A "viral" version of the CRISPR/Cas9 editor was found in the genome of bacteriophages
Studying bacteriophages, the discoverers of the CRISPR/Cas9 genomic editor, which is based on the "antiviral" proteins of microbes, discovered its more compact and convenient analogue. The results of their research were published by the scientific journal Science (Pausch et al., CRISPR-CasΦ from huge phages is a hypercompact genome editor).
"This viral protein, CasΦ, copes with the assigned tasks no worse than its bacterial counterpart, Cas9. However, at the same time, it is about half its size. This is very important, since such an enzyme is much easier to deliver into the cell than Cas9. Now this is one of the main barriers to widely applying CRISPR/Cas9 in practice," she said Jennifer Dudna, professor at the University of California at Berkeley (USA) and one of the authors of the study.
Diseases and infections affect not only humans and other multicellular living beings, but also unicellular microbes. Viruses, as scientists suggest, appeared almost simultaneously with bacteria, and there has been a continuous war for survival between them for several hundred million years.
Over millions of years of evolution, viruses have gradually learned to bypass the attention of the protective systems of microbes. In response to this, the bacteria have developed a kind of genetic "antivirus" – the CRISPR/Cas9 system. It finds traces of viral DNA in the genome of the microbe, cuts it out or causes the bacterium to self-destruct. Bacteriophages, in turn, have learned to suppress the work of CRISPR/Cas9, and the biological "arms race" has entered a new round.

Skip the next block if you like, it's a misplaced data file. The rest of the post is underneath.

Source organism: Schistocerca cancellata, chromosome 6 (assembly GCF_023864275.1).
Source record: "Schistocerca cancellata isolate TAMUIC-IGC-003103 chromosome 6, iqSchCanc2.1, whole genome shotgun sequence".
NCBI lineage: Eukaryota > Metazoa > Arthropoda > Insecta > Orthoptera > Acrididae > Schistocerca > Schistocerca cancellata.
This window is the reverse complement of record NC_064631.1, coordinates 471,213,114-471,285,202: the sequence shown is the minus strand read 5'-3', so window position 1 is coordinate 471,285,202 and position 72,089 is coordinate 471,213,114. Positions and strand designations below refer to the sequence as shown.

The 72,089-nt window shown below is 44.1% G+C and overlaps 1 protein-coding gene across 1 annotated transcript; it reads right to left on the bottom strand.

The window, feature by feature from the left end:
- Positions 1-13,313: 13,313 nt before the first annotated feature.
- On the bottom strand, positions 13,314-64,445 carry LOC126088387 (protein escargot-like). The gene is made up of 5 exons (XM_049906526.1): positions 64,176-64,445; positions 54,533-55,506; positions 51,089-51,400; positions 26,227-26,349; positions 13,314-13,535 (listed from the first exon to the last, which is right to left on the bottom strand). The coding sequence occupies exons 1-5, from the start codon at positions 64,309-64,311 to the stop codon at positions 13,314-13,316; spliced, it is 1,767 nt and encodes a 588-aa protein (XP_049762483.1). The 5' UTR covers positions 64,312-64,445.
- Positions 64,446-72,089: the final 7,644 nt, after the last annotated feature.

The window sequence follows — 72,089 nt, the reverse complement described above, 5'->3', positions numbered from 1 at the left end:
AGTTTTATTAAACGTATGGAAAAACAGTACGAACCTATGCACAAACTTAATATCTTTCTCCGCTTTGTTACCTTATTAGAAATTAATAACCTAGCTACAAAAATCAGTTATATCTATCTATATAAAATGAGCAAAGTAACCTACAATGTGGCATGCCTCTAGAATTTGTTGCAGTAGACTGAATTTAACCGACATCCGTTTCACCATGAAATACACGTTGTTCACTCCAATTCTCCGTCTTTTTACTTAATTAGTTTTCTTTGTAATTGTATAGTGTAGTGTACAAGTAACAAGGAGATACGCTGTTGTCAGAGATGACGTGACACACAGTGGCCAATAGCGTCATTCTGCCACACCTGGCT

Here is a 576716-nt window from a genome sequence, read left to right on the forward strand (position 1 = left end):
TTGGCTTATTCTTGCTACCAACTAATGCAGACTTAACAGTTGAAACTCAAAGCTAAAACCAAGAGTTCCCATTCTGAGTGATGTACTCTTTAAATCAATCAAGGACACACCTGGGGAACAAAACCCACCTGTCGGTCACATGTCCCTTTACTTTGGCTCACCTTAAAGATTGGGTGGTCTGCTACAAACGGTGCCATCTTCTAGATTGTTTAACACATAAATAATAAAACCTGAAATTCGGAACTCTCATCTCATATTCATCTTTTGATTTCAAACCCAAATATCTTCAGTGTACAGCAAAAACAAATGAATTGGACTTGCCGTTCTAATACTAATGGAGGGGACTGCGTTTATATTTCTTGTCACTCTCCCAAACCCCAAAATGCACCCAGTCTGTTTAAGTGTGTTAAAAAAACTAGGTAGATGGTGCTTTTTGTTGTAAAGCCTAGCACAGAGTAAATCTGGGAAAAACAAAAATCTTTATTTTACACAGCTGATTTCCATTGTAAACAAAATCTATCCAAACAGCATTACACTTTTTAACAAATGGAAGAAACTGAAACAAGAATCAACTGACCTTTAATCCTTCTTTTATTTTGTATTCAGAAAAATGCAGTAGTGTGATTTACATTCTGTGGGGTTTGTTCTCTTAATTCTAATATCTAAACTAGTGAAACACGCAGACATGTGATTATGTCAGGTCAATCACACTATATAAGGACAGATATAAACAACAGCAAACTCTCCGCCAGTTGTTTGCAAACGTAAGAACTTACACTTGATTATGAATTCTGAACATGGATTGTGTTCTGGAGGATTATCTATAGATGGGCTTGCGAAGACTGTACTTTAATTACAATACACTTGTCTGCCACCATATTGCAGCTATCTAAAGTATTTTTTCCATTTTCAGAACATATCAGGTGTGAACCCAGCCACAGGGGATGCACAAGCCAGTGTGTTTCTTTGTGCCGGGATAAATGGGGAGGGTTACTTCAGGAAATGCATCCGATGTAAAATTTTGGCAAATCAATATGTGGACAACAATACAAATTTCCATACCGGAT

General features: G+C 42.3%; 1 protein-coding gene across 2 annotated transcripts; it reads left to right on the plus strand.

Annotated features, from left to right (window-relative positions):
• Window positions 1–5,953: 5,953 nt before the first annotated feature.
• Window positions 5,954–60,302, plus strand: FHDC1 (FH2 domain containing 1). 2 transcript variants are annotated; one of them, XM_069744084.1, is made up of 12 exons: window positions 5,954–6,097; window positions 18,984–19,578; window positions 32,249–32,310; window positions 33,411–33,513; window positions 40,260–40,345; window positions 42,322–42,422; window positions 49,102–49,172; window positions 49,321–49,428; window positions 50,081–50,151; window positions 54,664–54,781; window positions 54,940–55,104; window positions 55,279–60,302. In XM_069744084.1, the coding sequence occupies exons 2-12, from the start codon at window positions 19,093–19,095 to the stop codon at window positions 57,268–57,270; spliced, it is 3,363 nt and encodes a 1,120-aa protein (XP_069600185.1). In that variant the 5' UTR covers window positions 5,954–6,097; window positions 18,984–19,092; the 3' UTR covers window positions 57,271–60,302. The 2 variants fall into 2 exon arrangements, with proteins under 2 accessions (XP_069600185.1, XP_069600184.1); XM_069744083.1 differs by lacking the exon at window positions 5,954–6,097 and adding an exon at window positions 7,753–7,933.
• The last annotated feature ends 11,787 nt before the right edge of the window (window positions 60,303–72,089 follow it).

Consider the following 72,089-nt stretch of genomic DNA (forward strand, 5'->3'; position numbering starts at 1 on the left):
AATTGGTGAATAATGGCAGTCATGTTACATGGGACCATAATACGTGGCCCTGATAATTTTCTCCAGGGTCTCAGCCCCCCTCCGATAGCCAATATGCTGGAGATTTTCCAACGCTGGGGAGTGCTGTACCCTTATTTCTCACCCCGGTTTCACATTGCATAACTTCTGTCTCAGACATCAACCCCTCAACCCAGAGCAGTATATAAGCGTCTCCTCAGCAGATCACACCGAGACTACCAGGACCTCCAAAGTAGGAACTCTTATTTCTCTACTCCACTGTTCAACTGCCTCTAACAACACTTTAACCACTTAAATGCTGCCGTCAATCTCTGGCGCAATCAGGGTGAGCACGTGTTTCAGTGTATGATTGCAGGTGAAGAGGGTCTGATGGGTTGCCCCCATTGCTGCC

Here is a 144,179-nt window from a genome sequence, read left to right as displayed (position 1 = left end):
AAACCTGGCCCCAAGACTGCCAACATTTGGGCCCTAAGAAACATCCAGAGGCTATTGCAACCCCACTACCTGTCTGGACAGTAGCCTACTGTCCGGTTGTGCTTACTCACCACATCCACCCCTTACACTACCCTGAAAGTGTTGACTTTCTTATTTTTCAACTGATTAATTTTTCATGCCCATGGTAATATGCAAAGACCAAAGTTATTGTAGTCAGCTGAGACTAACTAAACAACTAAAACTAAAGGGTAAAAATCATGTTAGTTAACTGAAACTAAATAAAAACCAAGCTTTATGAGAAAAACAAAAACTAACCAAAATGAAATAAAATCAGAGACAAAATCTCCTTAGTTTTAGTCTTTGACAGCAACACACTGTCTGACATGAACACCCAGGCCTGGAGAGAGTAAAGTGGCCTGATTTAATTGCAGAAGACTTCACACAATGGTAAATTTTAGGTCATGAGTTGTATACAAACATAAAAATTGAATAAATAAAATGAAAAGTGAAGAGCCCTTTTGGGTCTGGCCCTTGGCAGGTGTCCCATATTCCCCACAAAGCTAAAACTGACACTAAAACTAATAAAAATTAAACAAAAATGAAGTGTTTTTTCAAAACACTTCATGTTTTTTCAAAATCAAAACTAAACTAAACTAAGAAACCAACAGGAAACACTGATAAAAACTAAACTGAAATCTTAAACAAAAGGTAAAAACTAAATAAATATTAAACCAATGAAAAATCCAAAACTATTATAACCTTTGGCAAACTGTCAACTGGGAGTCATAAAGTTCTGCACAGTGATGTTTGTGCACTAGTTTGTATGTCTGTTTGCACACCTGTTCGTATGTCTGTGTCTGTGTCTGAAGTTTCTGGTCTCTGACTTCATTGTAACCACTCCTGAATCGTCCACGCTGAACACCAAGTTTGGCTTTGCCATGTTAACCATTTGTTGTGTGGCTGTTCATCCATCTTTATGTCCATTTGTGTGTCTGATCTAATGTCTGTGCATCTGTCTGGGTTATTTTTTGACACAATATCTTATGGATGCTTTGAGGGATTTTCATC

Studying the vicissitudes of this "war" allowed Dudna and her colleagues, as well as two other groups of scientists, to adapt CRISPR/Cas9 to solve completely different tasks – editing the genome of humans and other multicellular living beings. Over the past five years, scientists have discovered several other varieties of this bacterial "antivirus" that surpass CRISPR/Cas9 in editing accuracy or allow you to change the structure of RNA molecules, not DNA.
Studying the genomes of large bacteriophage viruses from the Biggiephage family, Dudna and her colleagues found an even more interesting version of this system. Dudna's colleagues recently found these bacteriophages in temporary drying lakes, in cowsheds and in the forest floor soaked with water.
Over the past few years, biologists have already found analogues of the Cas9 gene in the genomes of viruses, but their DNA or RNA did not have the second part of this genomic editor, the CRISPR "library". In contrast, the genome of several viruses from the Biggiepage family has a full–fledged, but at the same time very compact version of CRISPR/Cas, whose protein – CAS - is similar in structure and function to the bacterial enzyme Cas12a. It works more selectively and more accurately than Cas9. Φ in this case is not the Cyrillic letter "ef", but the Greek "phi" – a common abbreviation for bacteriophages.
After analyzing the contents of this very compact CRISPR library, biologists suggested that this system is not designed to fight bacteria, but to destroy "competitors" – other viruses that have already penetrated the cell and are trying to multiply inside it. The viral "antivirus" recognizes fragments of their genome and forces the microbe to destroy them, clearing its living space.
Dudna and her colleagues tested this hypothesis in practice by injecting small amounts of three varieties of CasΦ into ordinary E. coli. Experiments have shown that this protein really destroyed fragments of the genome, similar to viral RNA or DNA, if they had sequences that are present in a set of templates from the CRISPR library.
At the same time, CasΦ turned out to be more versatile than many of its bacterial "competitors". This enzyme can work not only with single-stranded DNA, but also with a double helix, which simplifies the genome editing procedure. Coupled with the small size of CasΦ, which allows it to fit inside retroviruses, this makes the protein especially interesting from a practical point of view, the scientists conclude.
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